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A Visitation of GodNorthern Civilians Interpret the Civil War$
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Sean A. Scott

Print publication date: 2010

Print ISBN-13: 9780195395990

Published to Oxford Scholarship Online: January 2011

DOI: 10.1093/acprof:oso/9780195395990.001.0001

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“Christian Patriotism” in Flush

“Christian Patriotism” in Flush

Political Preaching, Antiwar Dissent, and Summer Thanksgiving

(p.97) 4 “Christian Patriotism” in Flush
A Visitation of God

Sean A. Scott

Oxford University Press

After the war's second summer, the northern home front showed signs of unrest. Draft resistance, highly divisive state elections, and fears of Copperhead uprisings demonstrated the strength of antiwar dissent. The churches viewed all such opposition as traitorous and took every opportunity to alienate members who criticized the Lincoln administration. While pacifist groups such as Quakers and Mennonites objected to the war on religious grounds, the mainstream Protestant denominations continued their vocal support of the military contest in sermons delivered on fast days as well as regular Sunday services. After the key victories of Gettysburg and Vicksburg in the summer of 1863, the nation thanked God for his assistance and blessings. On several occasions, Abraham Lincoln authored documents with far greater theological profundity than the scores of addresses delivered by northern ministers. By the conclusion of the war's second year, a religious interpretation of the conflict flourished.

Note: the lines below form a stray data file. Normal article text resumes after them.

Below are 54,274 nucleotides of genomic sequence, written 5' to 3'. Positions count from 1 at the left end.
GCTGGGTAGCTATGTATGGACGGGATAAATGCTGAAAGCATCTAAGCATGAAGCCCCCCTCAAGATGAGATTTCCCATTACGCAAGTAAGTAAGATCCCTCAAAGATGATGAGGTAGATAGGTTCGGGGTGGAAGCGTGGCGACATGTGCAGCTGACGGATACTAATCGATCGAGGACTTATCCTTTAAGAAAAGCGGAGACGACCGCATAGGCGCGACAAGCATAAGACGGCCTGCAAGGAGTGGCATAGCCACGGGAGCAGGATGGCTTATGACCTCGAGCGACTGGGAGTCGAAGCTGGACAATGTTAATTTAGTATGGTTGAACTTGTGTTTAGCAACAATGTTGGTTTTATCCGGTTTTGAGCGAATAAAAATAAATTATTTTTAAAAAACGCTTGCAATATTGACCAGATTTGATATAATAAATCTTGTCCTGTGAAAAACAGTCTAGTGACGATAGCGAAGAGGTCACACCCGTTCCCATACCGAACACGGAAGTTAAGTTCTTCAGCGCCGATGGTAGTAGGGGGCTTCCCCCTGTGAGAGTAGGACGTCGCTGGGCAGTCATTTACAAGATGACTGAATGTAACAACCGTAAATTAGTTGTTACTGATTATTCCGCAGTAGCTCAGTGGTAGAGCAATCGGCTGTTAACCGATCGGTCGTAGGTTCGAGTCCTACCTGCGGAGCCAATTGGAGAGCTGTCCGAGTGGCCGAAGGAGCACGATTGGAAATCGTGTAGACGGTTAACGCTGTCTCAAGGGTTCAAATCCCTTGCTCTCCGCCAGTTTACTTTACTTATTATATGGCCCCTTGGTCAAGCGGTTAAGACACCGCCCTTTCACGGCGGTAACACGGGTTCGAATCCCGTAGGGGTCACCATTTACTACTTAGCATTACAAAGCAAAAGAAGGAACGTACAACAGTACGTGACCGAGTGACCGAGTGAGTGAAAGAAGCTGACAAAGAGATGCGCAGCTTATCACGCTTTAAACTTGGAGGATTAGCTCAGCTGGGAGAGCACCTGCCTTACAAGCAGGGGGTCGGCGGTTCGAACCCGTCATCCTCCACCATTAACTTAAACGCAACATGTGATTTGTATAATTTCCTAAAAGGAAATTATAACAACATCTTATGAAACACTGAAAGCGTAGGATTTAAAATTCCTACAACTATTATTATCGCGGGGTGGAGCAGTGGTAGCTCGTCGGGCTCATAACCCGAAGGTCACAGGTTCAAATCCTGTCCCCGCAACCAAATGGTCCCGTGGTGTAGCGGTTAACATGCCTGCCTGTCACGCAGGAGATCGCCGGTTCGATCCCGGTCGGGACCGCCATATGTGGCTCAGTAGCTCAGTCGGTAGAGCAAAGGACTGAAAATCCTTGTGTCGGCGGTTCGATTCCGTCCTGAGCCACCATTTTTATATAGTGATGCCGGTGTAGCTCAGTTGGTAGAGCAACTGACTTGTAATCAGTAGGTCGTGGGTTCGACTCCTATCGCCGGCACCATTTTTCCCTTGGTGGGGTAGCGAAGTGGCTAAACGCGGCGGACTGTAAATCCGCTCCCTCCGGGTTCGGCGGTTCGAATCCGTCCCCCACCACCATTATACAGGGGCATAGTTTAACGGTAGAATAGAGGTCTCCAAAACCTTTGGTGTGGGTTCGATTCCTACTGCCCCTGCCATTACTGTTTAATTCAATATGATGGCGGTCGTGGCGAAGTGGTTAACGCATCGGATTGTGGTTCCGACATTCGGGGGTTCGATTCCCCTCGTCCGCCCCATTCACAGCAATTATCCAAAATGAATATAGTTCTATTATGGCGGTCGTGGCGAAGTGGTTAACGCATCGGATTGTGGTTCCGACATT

Keywords:   conscription, Copperheads, Knights of the Golden Circle, pacifism, fast day sermons, Thanksgiving Day sermons, Abraham Lincoln, John Hunt Morgan

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